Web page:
Learn more about Grammar:Adjectives: An Easy Guide with ExamplesAdverbial Clause: Definition, Meaning and ExamplesAdverbs: Definition, Meaning, Usage and ExamplesAnalogy: Definition & Meaning (with Examples)ArticlesBad Adverbs: What Makes an Adverb "Bad" and Why (with examples)Clauses: Definition, Meaning, and How to Use ThemConjunctions: Definition, Grammar Rules and ExamplesCoordinating Conjunctions: Definition, Meaning and ExamplesDangling ModifiersDeclarative Sentence: Definition, Meaning and ExamplesExaggerationHomophones: Definition and ExamplesInfinitivesInterjections: Definition, Meaning, and ExamplesIntransitive Verb: Definition, Meaning, and ExamplesNouns: Definition, Meaning and Types Explained (with examples)Participles PluralsPrepositional Phrase: What Is It & How to UsePrepositionsPronoun: Definition, Meaning and Types Explained (with examples)Split Infinitive: The Complete Guide (with Examples)Subordinate Clause: Definition, Types, and ExamplesSubordinating Conjunctions: What Are They? (with Examples in Sentences)The Complete Guide to Transitive VerbsTransitions: A Complete Guide (with 100+ Examples)Types of VerbsVerbs: Types of Verbs, Definition and ExamplesWhat Is Symbolism in Writing?Word Classes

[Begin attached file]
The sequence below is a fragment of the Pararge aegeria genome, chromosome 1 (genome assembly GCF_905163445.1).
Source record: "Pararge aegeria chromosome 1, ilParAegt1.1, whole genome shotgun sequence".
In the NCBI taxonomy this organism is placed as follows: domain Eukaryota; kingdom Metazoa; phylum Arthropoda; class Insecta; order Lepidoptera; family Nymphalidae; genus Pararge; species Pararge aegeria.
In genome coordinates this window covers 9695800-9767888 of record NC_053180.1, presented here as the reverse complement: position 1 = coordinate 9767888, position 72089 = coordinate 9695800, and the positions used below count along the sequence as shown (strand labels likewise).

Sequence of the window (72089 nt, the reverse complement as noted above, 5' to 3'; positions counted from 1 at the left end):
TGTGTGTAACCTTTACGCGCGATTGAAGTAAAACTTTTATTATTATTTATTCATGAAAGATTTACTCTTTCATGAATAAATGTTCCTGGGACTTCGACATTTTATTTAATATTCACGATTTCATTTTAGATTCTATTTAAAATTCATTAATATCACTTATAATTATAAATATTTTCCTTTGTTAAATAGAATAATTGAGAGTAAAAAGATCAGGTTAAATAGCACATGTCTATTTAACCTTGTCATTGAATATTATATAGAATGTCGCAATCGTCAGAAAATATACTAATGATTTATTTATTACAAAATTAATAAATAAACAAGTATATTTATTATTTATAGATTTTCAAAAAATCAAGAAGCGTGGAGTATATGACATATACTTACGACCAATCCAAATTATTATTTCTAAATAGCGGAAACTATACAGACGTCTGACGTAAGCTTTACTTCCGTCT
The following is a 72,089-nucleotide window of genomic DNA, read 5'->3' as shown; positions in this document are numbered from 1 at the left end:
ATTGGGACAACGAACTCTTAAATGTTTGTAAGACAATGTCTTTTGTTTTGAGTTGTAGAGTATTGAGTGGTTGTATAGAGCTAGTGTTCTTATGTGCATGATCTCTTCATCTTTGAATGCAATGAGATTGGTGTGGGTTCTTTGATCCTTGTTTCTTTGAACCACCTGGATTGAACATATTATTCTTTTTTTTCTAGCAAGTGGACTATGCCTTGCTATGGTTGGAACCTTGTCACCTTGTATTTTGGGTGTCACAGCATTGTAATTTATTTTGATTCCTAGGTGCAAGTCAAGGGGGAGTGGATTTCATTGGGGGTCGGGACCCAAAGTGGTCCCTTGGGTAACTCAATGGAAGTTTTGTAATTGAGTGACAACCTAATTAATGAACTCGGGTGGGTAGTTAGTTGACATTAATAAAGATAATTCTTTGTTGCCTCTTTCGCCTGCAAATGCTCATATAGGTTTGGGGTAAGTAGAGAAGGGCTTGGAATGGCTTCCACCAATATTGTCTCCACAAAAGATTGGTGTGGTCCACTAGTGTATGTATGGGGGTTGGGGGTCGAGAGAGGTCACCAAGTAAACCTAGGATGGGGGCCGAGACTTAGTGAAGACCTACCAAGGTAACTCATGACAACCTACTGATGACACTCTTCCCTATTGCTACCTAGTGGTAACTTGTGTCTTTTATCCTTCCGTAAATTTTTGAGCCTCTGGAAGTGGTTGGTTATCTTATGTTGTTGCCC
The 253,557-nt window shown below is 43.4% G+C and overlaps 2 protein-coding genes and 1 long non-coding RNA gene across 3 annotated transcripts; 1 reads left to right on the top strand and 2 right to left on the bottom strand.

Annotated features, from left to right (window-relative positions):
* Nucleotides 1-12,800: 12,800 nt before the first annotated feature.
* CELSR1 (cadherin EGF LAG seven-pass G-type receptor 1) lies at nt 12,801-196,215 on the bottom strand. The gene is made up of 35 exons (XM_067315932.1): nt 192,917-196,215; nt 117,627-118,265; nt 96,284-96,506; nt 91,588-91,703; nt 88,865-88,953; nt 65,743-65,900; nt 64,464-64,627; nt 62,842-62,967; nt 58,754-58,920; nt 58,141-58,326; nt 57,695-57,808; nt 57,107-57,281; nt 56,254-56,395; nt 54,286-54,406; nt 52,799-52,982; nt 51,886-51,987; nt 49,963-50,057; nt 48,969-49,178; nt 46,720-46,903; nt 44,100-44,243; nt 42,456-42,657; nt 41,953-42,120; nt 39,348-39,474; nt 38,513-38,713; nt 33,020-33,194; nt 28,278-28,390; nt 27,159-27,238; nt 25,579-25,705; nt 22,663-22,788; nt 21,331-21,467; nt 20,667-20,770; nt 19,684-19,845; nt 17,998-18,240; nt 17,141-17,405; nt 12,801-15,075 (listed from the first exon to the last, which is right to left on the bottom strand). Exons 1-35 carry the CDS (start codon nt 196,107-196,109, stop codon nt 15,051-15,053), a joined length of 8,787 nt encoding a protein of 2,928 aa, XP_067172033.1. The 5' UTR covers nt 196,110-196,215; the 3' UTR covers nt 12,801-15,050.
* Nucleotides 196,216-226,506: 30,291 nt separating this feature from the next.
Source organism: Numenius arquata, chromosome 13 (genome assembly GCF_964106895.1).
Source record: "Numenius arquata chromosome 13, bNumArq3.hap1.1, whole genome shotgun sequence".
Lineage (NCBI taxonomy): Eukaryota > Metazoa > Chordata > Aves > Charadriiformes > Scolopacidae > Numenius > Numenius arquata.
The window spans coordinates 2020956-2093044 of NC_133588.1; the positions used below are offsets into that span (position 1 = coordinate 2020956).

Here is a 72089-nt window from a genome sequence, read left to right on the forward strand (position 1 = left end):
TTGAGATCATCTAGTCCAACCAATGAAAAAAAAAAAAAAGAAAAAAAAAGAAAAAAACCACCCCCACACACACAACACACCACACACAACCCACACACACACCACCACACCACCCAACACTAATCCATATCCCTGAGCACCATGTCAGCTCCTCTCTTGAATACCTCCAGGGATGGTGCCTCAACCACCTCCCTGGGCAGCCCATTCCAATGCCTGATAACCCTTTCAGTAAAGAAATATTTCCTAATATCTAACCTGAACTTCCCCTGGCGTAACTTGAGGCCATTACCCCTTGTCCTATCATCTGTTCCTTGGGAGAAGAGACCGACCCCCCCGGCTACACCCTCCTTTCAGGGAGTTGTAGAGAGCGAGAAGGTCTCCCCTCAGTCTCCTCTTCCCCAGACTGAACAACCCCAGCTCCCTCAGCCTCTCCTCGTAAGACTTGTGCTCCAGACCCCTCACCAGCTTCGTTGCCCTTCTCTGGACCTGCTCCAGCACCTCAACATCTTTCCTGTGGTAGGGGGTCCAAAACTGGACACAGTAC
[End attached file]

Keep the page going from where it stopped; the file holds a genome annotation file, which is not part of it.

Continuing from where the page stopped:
Why shouldn't I write "start to" or "begin to"?
Using "start to" or "begin to" plus a verb adds unnecessary words to your sentence. Consider deleting or rewriting for clarity.
Original: Jake started to throw the apple core in the trash.
Rewrite: Jake threw the apple core in the trash.
Original: Mary began to see her opinion didn't matter.
Rewrite: Mary saw her opinion didn't matter.